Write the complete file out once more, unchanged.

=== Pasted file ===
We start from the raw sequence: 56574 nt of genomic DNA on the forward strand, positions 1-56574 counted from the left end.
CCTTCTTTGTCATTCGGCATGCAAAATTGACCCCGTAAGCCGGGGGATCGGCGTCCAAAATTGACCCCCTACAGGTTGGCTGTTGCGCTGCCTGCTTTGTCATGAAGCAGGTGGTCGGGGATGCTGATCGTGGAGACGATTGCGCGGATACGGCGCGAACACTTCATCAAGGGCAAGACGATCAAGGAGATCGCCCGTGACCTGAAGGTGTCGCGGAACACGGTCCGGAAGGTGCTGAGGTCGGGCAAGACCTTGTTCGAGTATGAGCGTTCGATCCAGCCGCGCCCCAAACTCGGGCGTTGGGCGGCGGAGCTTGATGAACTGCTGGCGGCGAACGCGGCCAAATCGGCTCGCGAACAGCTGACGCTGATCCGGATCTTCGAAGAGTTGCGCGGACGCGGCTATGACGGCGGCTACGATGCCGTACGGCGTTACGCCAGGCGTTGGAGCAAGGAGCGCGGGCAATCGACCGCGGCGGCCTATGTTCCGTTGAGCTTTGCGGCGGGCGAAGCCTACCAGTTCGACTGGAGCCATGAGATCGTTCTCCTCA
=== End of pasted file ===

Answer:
We start from the raw sequence: 56574 nt of genomic DNA on the forward strand, positions 1-56574 counted from the left end.
CCTTCTTTGTCATTCGGCATGCAAAATTGACCCCGTAAGCCGGGGGATCGGCGTCCAAAATTGACCCCCTACAGGTTGGCTGTTGCGCTGCCTGCTTTGTCATGAAGCAGGTGGTCGGGGATGCTGATCGTGGAGACGATTGCGCGGATACGGCGCGAACACTTCATCAAGGGCAAGACGATCAAGGAGATCGCCCGTGACCTGAAGGTGTCGCGGAACACGGTCCGGAAGGTGCTGAGGTCGGGCAAGACCTTGTTCGAGTATGAGCGTTCGATCCAGCCGCGCCCCAAACTCGGGCGTTGGGCGGCGGAGCTTGATGAACTGCTGGCGGCGAACGCGGCCAAATCGGCTCGCGAACAGCTGACGCTGATCCGGATCTTCGAAGAGTTGCGCGGACGCGGCTATGACGGCGGCTACGATGCCGTACGGCGTTACGCCAGGCGTTGGAGCAAGGAGCGCGGGCAATCGACCGCGGCGGCCTATGTTCCGTTGAGCTTTGCGGCGGGCGAAGCCTACCAGTTCGACTGGAGCCATGAGATCGTTCTCCTCA